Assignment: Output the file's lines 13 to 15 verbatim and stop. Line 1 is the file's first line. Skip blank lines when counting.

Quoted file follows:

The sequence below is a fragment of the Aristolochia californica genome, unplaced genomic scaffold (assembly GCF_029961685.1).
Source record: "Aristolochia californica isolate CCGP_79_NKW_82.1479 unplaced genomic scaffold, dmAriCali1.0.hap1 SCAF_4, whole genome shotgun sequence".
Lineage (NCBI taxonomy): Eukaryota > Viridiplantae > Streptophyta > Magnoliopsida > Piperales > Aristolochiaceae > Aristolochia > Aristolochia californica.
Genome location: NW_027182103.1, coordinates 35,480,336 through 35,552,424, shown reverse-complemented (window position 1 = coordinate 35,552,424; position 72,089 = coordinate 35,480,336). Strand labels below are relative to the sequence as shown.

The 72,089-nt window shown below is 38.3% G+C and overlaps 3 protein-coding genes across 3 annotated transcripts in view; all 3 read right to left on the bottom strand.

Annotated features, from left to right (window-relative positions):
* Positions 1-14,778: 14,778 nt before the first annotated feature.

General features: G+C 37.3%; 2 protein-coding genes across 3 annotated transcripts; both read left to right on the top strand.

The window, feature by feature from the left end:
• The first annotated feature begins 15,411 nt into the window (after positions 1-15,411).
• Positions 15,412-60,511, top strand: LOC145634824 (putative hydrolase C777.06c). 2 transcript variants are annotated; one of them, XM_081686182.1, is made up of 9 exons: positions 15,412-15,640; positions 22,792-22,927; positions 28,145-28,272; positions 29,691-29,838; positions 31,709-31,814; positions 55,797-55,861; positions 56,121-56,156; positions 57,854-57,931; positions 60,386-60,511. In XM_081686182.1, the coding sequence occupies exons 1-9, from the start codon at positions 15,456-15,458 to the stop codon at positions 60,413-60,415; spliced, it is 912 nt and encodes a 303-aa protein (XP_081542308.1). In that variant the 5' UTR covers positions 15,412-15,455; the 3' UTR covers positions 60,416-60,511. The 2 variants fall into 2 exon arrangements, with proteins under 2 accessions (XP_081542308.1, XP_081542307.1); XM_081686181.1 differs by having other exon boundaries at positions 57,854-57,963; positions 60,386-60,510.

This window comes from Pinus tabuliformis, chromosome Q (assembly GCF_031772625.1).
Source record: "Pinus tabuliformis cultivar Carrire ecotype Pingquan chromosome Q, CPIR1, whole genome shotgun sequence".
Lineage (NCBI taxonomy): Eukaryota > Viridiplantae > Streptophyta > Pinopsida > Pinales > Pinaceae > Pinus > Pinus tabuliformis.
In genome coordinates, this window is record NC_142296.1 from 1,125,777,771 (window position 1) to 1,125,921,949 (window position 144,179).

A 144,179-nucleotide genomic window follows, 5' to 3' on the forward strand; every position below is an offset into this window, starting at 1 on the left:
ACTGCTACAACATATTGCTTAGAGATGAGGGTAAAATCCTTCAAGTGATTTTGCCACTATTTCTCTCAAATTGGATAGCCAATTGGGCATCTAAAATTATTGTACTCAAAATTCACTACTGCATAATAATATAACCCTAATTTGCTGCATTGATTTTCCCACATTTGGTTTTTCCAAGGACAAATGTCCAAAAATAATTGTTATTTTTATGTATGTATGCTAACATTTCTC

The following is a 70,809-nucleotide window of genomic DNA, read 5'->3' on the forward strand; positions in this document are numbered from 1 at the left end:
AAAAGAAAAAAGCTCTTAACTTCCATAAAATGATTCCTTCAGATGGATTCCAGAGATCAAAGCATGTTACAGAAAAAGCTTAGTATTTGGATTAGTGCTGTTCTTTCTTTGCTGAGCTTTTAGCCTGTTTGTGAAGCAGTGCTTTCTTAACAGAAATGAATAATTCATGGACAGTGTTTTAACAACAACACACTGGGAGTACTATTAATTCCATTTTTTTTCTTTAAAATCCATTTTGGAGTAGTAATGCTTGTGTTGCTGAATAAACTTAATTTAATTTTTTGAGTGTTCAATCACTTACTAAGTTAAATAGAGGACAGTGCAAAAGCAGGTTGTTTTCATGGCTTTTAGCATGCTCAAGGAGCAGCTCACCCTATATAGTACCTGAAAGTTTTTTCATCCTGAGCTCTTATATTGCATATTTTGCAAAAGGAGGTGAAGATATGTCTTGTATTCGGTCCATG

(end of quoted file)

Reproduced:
Source record: "Pinus tabuliformis cultivar Carrire ecotype Pingquan chromosome Q, CPIR1, whole genome shotgun sequence".
Lineage (NCBI taxonomy): Eukaryota > Viridiplantae > Streptophyta > Pinopsida > Pinales > Pinaceae > Pinus > Pinus tabuliformis.
In genome coordinates, this window is record NC_142296.1 from 1,125,777,771 (window position 1) to 1,125,921,949 (window position 144,179).